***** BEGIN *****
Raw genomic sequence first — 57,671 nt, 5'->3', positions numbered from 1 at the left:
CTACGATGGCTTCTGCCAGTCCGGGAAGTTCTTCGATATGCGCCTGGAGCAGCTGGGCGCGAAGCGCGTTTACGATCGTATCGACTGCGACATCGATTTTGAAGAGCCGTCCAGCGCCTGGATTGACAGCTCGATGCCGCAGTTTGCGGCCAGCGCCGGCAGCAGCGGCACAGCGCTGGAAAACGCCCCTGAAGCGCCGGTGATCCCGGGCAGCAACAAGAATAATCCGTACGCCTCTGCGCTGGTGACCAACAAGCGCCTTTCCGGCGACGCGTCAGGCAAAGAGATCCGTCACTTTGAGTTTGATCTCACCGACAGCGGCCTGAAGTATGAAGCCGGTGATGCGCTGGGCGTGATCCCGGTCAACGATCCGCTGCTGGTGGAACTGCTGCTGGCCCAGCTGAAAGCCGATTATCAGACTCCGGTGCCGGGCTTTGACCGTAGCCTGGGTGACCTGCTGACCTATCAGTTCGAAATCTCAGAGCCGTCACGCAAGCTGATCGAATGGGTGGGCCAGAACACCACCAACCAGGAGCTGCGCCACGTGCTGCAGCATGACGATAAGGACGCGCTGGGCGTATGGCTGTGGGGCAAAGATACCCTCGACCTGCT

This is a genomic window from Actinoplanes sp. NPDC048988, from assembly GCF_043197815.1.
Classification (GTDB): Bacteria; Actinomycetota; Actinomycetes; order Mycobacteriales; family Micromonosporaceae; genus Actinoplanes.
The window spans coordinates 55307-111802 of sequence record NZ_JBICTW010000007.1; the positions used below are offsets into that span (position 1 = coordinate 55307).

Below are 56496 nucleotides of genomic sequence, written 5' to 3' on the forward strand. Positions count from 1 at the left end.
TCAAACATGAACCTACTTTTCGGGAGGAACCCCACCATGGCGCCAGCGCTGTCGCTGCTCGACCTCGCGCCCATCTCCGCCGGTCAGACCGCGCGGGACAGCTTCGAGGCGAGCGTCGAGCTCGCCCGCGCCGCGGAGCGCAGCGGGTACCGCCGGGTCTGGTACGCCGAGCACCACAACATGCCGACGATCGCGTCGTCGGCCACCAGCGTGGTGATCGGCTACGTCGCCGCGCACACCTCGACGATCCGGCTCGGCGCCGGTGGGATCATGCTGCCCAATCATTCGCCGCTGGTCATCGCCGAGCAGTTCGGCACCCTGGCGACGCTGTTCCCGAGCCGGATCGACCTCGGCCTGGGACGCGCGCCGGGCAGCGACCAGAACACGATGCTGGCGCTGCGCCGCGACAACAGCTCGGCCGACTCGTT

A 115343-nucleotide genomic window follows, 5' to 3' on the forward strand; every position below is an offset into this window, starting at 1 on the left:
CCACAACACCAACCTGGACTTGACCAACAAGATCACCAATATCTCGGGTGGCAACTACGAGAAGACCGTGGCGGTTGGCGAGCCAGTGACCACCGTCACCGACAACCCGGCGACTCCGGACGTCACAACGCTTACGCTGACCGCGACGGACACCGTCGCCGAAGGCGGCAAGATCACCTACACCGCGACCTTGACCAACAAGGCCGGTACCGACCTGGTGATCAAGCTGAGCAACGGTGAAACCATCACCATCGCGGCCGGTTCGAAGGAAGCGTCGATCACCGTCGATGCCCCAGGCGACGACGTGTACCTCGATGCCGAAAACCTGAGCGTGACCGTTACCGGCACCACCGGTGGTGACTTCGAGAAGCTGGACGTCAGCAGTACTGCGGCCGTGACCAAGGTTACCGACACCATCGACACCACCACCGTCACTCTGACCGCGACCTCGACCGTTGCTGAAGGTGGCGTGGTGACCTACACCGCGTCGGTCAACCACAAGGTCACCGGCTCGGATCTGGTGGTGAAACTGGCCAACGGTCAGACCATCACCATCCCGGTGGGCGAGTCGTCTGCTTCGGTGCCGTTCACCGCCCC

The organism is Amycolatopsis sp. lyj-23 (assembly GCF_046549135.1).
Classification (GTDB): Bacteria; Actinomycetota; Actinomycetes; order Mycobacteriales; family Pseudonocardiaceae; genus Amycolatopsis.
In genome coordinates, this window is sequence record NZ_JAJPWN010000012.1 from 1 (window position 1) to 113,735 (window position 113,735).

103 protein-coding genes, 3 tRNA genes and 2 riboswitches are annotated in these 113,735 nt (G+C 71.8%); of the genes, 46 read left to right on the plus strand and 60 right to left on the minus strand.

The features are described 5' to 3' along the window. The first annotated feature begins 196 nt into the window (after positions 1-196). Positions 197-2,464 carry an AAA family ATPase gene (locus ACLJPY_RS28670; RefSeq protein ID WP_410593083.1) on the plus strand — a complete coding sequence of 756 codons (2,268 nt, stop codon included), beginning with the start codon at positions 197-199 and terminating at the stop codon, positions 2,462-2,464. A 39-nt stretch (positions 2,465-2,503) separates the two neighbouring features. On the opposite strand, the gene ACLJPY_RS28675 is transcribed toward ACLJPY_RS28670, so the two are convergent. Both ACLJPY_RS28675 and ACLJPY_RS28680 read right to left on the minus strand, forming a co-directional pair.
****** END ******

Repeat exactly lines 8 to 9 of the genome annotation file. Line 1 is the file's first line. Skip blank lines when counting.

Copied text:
A 115343-nucleotide genomic window follows, 5' to 3' on the forward strand; every position below is an offset into this window, starting at 1 on the left:
CCACAACACCAACCTGGACTTGACCAACAAGATCACCAATATCTCGGGTGGCAACTACGAGAAGACCGTGGCGGTTGGCGAGCCAGTGACCACCGTCACCGACAACCCGGCGACTCCGGACGTCACAACGCTTACGCTGACCGCGACGGACACCGTCGCCGAAGGCGGCAAGATCACCTACACCGCGACCTTGACCAACAAGGCCGGTACCGACCTGGTGATCAAGCTGAGCAACGGTGAAACCATCACCATCGCGGCCGGTTCGAAGGAAGCGTCGATCACCGTCGATGCCCCAGGCGACGACGTGTACCTCGATGCCGAAAACCTGAGCGTGACCGTTACCGGCACCACCGGTGGTGACTTCGAGAAGCTGGACGTCAGCAGTACTGCGGCCGTGACCAAGGTTACCGACACCATCGACACCACCACCGTCACTCTGACCGCGACCTCGACCGTTGCTGAAGGTGGCGTGGTGACCTACACCGCGTCGGTCAACCACAAGGTCACCGGCTCGGATCTGGTGGTGAAACTGGCCAACGGTCAGACCATCACCATCCCGGTGGGCGAGTCGTCTGCTTCGGTGCCGTTCACCGCCCC